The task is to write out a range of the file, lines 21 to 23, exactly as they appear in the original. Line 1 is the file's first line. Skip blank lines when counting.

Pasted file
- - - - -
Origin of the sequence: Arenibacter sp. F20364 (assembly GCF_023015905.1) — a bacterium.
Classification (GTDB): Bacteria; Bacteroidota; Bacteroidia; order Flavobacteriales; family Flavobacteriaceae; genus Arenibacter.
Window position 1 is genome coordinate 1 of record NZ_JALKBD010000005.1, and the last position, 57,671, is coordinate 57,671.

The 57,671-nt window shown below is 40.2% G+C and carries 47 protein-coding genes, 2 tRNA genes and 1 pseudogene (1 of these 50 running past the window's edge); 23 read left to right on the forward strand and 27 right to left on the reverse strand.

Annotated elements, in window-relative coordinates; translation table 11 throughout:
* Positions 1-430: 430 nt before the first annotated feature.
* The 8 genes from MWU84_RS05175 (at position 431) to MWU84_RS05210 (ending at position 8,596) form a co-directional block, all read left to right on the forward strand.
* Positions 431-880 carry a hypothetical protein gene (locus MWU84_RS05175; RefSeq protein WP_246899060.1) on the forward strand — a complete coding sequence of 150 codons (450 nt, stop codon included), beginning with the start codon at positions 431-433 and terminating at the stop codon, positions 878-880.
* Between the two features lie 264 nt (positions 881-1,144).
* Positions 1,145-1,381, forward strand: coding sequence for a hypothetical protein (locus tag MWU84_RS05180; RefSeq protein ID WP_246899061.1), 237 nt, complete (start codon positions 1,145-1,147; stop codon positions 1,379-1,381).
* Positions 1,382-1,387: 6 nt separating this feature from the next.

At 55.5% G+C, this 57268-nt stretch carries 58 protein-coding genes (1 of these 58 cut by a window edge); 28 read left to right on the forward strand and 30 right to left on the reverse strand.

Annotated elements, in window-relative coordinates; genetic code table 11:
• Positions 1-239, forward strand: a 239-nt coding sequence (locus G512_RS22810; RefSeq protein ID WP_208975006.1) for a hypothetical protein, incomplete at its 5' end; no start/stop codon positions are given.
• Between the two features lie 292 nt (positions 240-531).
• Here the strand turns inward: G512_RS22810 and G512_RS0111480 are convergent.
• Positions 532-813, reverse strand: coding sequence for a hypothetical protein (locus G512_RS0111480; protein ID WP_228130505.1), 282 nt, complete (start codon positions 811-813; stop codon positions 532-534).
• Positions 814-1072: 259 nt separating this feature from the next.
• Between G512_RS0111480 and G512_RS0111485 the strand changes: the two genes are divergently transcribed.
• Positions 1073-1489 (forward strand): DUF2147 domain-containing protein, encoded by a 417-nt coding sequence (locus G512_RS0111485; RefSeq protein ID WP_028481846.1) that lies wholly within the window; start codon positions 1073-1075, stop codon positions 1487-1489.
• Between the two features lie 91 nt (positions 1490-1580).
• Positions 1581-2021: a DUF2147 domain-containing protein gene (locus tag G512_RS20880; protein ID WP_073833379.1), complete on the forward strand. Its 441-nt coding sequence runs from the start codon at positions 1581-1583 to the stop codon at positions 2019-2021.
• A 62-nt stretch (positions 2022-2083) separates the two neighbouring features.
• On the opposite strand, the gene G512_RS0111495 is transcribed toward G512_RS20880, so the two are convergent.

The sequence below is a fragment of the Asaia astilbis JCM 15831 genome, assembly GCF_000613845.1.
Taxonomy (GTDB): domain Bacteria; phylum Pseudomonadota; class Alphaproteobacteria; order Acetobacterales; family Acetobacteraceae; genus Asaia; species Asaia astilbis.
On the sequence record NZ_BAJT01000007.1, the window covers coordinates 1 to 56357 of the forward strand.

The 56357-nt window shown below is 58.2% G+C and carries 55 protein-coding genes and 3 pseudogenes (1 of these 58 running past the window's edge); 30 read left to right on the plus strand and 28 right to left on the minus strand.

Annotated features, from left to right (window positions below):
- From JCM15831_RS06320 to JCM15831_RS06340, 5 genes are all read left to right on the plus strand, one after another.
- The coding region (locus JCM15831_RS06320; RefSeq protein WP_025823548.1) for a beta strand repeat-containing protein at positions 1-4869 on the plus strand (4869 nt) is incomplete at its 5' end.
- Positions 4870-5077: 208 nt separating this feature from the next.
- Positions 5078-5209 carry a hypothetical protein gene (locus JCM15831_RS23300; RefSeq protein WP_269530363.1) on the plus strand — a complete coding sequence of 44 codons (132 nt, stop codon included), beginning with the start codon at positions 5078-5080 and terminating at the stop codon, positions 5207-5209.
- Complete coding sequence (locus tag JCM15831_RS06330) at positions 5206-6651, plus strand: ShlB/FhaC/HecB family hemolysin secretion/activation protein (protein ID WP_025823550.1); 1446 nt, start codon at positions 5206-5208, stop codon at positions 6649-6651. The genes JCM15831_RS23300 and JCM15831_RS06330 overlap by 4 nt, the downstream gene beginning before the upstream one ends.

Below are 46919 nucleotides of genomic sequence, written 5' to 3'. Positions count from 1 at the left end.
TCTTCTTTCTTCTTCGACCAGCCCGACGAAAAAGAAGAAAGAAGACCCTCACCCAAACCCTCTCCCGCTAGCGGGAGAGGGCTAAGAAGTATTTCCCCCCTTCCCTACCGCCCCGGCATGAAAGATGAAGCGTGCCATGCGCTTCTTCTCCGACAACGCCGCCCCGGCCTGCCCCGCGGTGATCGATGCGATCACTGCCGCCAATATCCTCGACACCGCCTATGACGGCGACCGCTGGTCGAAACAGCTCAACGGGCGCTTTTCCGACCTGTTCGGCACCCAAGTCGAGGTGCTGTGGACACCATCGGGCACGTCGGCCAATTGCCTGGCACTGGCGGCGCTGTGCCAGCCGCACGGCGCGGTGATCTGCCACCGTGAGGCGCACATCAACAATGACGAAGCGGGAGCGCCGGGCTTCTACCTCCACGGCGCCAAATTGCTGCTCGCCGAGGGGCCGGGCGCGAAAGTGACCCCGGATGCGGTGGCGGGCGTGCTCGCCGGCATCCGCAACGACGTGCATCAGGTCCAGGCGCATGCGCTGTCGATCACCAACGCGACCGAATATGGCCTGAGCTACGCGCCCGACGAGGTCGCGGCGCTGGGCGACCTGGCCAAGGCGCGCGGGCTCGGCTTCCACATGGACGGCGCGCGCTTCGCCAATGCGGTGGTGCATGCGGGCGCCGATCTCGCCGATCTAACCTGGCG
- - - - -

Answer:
• Between the two features lie 91 nt (positions 1490-1580).
• Positions 1581-2021: a DUF2147 domain-containing protein gene (locus tag G512_RS20880; protein ID WP_073833379.1), complete on the forward strand. Its 441-nt coding sequence runs from the start codon at positions 1581-1583 to the stop codon at positions 2019-2021.
• A 62-nt stretch (positions 2022-2083) separates the two neighbouring features.